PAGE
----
After panelist Arlene Francis correctly guessed Rickey’s identity, a conversation ensued regarding the new league.  Rickey the Continental League’s president, assured that the enterprise would flourish with a target start date of 1961 and a 154-game schedule.  “Inevitable as tomorrow morning,” declared Rickey.

New York, Houston, Minneapolis-St. Paul, Denver, and Toronto already had Continental League rights.  When Daly asked about the remaining three slots and potential contenders, Rickey clarified, “More than we can fill.  The embarrassment is in the field of exclusion rather than inclusion.  We shall have a very difficult time in choosing the other three.  In fact, we are now laboring hard, at the moment, to choose a sixth one, which will be announced surely in the next few days.”

Connors graciously acknowledged Rickey’s impact on his life.  “I remember Mr. Rickey, who actually gave me my career in baseball,” stated Connors.  “And it’s a pleasure to see him again.”

“It’s a pleasure to see you, too,” responded Rickey.

A version of this article appeared on www.thesportspost.com on January 27, 2016.

Crash, Nuke, Annie, and the Bulls of Durham

Saturday, February 4th, 2017

“I believe in the Church of Baseball.”  So begins Bull Durham, a 1988 cinematic voyage exploring the charm of the minor leagues.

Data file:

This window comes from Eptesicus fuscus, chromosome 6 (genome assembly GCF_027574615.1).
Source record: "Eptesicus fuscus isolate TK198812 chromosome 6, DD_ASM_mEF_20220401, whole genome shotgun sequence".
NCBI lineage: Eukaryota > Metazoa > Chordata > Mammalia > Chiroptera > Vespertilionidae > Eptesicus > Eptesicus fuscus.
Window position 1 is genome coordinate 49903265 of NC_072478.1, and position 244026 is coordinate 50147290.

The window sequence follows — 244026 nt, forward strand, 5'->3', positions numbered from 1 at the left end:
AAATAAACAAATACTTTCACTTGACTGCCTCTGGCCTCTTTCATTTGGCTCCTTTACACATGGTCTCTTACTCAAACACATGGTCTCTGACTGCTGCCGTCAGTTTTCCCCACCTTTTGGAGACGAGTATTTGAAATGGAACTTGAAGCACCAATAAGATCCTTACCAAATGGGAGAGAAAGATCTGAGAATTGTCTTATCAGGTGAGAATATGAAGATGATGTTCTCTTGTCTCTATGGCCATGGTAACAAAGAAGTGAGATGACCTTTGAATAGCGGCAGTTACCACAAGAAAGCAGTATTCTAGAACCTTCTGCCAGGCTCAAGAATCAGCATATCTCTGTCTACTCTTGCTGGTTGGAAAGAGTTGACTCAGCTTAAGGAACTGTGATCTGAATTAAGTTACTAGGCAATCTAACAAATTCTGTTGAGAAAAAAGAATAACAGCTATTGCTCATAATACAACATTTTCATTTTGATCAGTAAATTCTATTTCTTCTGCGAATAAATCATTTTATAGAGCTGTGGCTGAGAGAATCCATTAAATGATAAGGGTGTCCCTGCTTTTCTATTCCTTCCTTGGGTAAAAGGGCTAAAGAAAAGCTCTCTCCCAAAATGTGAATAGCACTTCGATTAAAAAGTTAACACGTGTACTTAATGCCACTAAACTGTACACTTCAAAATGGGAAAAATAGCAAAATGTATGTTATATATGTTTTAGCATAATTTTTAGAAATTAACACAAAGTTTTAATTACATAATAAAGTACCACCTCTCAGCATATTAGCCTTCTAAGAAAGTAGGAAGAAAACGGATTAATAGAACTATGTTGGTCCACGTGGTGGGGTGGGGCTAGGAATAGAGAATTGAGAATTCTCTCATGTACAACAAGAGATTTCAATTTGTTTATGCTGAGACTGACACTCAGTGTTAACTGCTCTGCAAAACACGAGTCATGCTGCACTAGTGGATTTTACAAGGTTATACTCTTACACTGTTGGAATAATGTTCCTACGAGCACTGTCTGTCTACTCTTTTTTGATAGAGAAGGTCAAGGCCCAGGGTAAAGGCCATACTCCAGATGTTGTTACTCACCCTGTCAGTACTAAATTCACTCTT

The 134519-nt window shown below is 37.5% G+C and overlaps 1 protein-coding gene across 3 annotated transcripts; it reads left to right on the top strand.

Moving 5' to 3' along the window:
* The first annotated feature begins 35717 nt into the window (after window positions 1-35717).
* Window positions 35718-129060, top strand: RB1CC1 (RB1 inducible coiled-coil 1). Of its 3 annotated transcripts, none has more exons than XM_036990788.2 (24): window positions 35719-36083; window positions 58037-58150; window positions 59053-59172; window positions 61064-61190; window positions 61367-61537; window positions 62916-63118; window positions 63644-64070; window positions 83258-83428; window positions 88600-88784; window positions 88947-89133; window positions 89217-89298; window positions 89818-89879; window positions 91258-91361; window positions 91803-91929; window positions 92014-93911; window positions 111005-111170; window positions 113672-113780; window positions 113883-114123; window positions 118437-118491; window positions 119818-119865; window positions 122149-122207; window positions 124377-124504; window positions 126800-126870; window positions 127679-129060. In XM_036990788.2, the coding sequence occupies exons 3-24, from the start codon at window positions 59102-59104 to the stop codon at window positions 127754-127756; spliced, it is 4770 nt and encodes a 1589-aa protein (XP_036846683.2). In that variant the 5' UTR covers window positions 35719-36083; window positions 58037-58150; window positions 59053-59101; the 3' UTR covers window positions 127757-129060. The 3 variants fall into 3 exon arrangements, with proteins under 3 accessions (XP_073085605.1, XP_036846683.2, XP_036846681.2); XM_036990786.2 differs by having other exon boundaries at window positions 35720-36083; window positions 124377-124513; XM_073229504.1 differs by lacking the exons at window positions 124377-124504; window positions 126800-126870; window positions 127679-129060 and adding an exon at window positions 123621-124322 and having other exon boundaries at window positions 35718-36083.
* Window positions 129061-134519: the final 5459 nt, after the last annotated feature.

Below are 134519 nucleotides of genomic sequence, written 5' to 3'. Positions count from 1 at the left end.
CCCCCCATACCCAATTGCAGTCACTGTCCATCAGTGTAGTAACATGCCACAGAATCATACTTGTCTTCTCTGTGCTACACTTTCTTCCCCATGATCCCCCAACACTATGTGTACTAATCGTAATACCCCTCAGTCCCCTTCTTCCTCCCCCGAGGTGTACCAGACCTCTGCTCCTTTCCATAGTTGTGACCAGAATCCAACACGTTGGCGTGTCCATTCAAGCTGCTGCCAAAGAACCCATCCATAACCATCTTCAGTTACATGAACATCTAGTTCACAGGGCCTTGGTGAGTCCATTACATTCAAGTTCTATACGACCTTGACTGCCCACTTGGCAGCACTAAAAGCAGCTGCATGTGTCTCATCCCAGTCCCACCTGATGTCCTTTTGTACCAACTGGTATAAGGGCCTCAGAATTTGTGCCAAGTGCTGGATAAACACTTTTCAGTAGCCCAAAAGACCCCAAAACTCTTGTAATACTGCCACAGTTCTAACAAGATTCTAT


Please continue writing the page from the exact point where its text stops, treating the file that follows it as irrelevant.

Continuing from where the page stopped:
Written and directed by former minor league ballplayer Ron Shelton, Bull Durham expresses a journeyman’s wisdom and weariness honed by 12 years of striving to get to the majors.  Crash Davis played in “the show” for 21 days, but his career has mostly consisted of toiling around the minors as a catcher.  His odyssey to small towns and small ballparks brings him to the Durham Bulls of the Class A Carolina League for an assignment—tutor rookie pitcher Ebby Calvin LaLoosh on the finer points of pitching and life.

Played by Kevin Costner, Crash tosses condescension towards the hurler at every opportunity, but his frustration rises to volcanic proportions when LaLoosh defines success as a Porsche with a state-of-the-art stere0:  “Christ, you don’t need a quadrophonic Blaupunkt!  What you need is a curveball!  In the show, everyone can hit heat.”

LaLoosh taunts with sarcasm by questioning whether Crash has ever played in the major leagues.  Crash responds in the affirmative and to the wonder of his fellow Bulls:  “Yeah, I was in the show.  I was in the show for 21 days once, the 21 greatest days of my life.  You know, you never handle your luggage in the show.  Somebody else carries your bags.  It was great.  You hit white balls for batting practice, the ballparks are like cathedrals, the hotels all have room service, and the women all have long legs and brains.”

Los Angeles Times film critic Sheila Benson wrote, “On paper, Crash is the jock that women dream about, the sensitive, quirky, knowledgeable man’s man who will debate you the merits of Susan Sontag at the drop of a batting average and who knows his way around a garter belt as surely as he knows his way from first base to home.”